Since the election of the Coalition government in 2010, there has been an escalation of benefit sanctions, which have come to play a major role in extreme poverty. This has led to widespread criticism and a series of inquiries and reports, to which this page provides links. To add a report to this page, please contact Kelly Smith: email@example.com
Under the terms of the Jobseekers (Back to Work Schemes) Act 2013, Matthew Oakley carried out a review of the operation of the sanctions system for JSA claimants on mandatory back-to-work schemes. A broad range of organisations and individuals submitted evidence to the review. This page has links to many of them.
- Dr David Webster, University of Glasgow also a briefing on the DWP's JSA/ESA sanction statistics release May 2014
The DWP published their response to the report (22 July 2014)
House of Commons
The House of Commons had a debate on sanctions on 3 April 2014, the following motion by Michael Meacher which was carried.
'Resolved, That this House notes that there have been many cases of sanctions being wrongfully applied to benefit recipients; and calls on the Government to review the targeting, severity and impact of such sanctions.' (col.1082)
House of Commons Work and Pensions Committee: Inquiry into the Role of Jobcentre Plus in the Reformed Welfare System
The House of Commons Work and Pensions Committee has carried out two inquiries relating to benefit sanctions.
Its report of 20 Jan 2014 on The Role of Jobcentre Plus in the Reformed Welfare System made the following recommendations on sanctions:
para. 97 We recommend that DWP take urgent steps to monitor the extent of financial hardship caused by benefit sanctions, including by collecting, collating and publishing data on the number of claimants “signposted” to food aid by Jobcentres and the reasons for claimants’ need for assistance in these cases.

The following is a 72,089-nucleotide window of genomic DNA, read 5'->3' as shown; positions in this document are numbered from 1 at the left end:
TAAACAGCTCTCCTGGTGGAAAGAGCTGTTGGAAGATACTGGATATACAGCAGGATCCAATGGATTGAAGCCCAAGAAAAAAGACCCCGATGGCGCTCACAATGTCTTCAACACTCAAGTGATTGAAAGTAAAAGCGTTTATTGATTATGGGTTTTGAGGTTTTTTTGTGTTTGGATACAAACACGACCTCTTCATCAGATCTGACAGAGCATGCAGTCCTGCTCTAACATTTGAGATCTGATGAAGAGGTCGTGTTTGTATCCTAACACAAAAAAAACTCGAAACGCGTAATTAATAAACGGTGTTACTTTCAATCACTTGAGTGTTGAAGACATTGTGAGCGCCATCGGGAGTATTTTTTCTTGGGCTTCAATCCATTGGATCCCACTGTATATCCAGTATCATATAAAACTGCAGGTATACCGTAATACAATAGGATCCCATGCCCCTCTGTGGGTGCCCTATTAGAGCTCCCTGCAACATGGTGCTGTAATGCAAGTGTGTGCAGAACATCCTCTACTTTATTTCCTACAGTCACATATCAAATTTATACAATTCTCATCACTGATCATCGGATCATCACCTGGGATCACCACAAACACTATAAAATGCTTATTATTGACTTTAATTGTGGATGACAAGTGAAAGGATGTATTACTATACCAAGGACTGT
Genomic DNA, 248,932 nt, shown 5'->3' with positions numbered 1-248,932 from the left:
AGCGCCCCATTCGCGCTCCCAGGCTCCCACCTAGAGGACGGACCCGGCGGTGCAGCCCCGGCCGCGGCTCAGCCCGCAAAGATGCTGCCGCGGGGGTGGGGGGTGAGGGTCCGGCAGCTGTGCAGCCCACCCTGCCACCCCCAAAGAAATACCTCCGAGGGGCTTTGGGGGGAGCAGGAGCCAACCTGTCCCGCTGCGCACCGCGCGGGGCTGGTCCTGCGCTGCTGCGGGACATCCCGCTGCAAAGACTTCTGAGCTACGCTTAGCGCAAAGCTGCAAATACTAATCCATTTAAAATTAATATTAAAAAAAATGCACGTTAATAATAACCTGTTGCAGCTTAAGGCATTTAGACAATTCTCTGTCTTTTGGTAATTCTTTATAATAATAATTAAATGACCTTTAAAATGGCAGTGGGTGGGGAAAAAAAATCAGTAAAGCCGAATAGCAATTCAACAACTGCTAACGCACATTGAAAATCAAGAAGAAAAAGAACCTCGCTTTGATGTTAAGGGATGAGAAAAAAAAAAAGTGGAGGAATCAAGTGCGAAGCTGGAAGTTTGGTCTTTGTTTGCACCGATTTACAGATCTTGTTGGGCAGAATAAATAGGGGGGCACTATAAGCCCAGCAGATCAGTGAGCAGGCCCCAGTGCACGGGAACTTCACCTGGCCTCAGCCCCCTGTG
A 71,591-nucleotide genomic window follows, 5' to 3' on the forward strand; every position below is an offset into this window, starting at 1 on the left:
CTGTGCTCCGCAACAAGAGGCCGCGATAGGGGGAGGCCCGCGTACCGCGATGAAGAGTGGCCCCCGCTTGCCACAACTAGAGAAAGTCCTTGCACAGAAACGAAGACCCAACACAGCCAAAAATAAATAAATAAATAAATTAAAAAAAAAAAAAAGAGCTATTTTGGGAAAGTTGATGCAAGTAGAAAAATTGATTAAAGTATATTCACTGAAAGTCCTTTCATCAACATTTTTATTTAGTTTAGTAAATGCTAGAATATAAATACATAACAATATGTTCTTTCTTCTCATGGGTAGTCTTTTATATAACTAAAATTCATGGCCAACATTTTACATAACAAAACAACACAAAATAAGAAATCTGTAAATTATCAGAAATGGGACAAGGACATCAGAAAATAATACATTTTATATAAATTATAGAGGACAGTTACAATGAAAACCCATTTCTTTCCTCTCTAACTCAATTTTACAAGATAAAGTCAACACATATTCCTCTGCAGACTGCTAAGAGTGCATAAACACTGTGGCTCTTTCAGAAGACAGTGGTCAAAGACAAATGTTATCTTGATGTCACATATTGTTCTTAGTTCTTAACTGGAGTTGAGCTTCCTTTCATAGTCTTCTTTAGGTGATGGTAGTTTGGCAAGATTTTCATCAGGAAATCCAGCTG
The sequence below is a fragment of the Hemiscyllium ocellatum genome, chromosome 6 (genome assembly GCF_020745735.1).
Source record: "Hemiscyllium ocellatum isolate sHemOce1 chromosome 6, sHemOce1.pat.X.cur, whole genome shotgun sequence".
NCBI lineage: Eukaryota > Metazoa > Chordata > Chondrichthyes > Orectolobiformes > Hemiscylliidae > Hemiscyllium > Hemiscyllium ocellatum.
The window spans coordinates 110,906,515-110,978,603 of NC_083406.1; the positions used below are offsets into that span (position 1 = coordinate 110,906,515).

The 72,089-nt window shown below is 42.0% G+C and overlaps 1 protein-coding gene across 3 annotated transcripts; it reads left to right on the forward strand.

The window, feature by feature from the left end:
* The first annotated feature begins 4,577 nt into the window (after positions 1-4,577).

para. 100 It is important that JCP makes fair and proportionate sanction referrals and that the process is transparent. We welcome the current independent review which will focus on the clarity of communications between JCP and claimants in relation to the conditionality and sanctioning process; the availability of hardship payments for sanctioned claimants; and the clarity of the review and appeals process. We strongly believe that a further review is necessary and welcome the Minister’s commitment to launch a second and separate review into the broader operation of the sanctioning process.
para. 101 We recommend that the second review of sanctions investigate: whether sanction referrals are being made appropriately, fairly and proportionately, in accordance with the relevant Regulations and guidance, across the Jobcentre network; and the link between sanctioning and benefit off-flow, including whether benefit off-flow targets have an influence on sanctioning rates. We also recommend that this review consider whether, and to what extent, the use of sanctions is having the desired effect of encouraging claimants to engage more actively in job-seeking. We further recommend that this review is launched as a matter of urgency and reports before the end of 2014.
The government published its reply to the Work & Pensions Committee report on 3 April 2014.
The government has gone back on the commitment to a further inquiry post-Oakley which was made to the Work and Pensions Committee by the Employment Minister Esther McVey on 20 November (Qu. 570-71) and reaffirmed in a letter of 1 February 2014.
The government reply of 3 April stated:
'We have already committed to an independent review by Matthew Oakley which will look primarily at the communications to claimants and offer recommendations to improve the operations of the sanctions process.And we will be publishing further information on sanctions through the forthcoming Work Programme Evaluation and the claimant commitment research to help inform our future strategy. We are fully committed to monitoring the current regime to ensure it continues to deliver the intended outcomes and will assess whether any further evaluation is needed once the current evaluation programmes have concluded.'
House of Commons Work and Pensions Committee: Inquiry into Benefit Sanctions Policy beyond the Oakley Review
The Committee published a further report on sanctions on 24 March 2015: Benefit sanctions policy beyond the Oakley Review. The government is due to publish a response when the Committee has been fully reconstituted following the general election of May 2015.